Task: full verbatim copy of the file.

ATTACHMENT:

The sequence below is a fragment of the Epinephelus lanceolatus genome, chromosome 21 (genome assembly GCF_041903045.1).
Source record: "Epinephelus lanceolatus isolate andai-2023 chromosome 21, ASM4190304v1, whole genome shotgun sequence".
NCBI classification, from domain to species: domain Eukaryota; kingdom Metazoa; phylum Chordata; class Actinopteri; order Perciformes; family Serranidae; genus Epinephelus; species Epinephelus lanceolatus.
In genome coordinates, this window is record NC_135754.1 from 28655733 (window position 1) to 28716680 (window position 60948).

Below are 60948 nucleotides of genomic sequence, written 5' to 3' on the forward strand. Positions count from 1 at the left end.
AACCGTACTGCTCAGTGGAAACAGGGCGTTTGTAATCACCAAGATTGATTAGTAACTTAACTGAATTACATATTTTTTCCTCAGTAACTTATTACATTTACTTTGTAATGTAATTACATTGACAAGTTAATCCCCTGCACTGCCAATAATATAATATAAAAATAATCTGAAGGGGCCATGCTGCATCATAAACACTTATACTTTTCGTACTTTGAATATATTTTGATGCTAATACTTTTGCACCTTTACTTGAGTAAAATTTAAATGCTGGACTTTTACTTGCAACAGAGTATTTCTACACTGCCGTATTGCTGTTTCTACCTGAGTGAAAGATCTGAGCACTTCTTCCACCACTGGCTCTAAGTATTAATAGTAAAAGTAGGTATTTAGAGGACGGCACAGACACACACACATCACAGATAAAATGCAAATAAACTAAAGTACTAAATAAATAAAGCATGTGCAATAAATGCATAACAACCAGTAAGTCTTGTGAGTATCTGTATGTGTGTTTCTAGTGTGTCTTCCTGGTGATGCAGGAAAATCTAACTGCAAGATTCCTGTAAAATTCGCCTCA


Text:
The sequence below is a fragment of the Epinephelus lanceolatus genome, chromosome 21 (genome assembly GCF_041903045.1).
Source record: "Epinephelus lanceolatus isolate andai-2023 chromosome 21, ASM4190304v1, whole genome shotgun sequence".
NCBI classification, from domain to species: domain Eukaryota; kingdom Metazoa; phylum Chordata; class Actinopteri; order Perciformes; family Serranidae; genus Epinephelus; species Epinephelus lanceolatus.
In genome coordinates, this window is record NC_135754.1 from 28655733 (window position 1) to 28716680 (window position 60948).

Below are 60948 nucleotides of genomic sequence, written 5' to 3' on the forward strand. Positions count from 1 at the left end.
AACCGTACTGCTCAGTGGAAACAGGGCGTTTGTAATCACCAAGATTGATTAGTAACTTAACTGAATTACATATTTTTTCCTCAGTAACTTATTACATTTACTTTGTAATGTAATTACATTGACAAGTTAATCCCCTGCACTGCCAATAATATAATATAAAAATAATCTGAAGGGGCCATGCTGCATCATAAACACTTATACTTTTCGTACTTTGAATATATTTTGATGCTAATACTTTTGCACCTTTACTTGAGTAAAATTTAAATGCTGGACTTTTACTTGCAACAGAGTATTTCTACACTGCCGTATTGCTGTTTCTACCTGAGTGAAAGATCTGAGCACTTCTTCCACCACTGGCTCTAAGTATTAATAGTAAAAGTAGGTATTTAGAGGACGGCACAGACACACACACATCACAGATAAAATGCAAATAAACTAAAGTACTAAATAAATAAAGCATGTGCAATAAATGCATAACAACCAGTAAGTCTTGTGAGTATCTGTATGTGTGTTTCTAGTGTGTCTTCCTGGTGATGCAGGAAAATCTAACTGCAAGATTCCTGTAAAATTCGCCTCA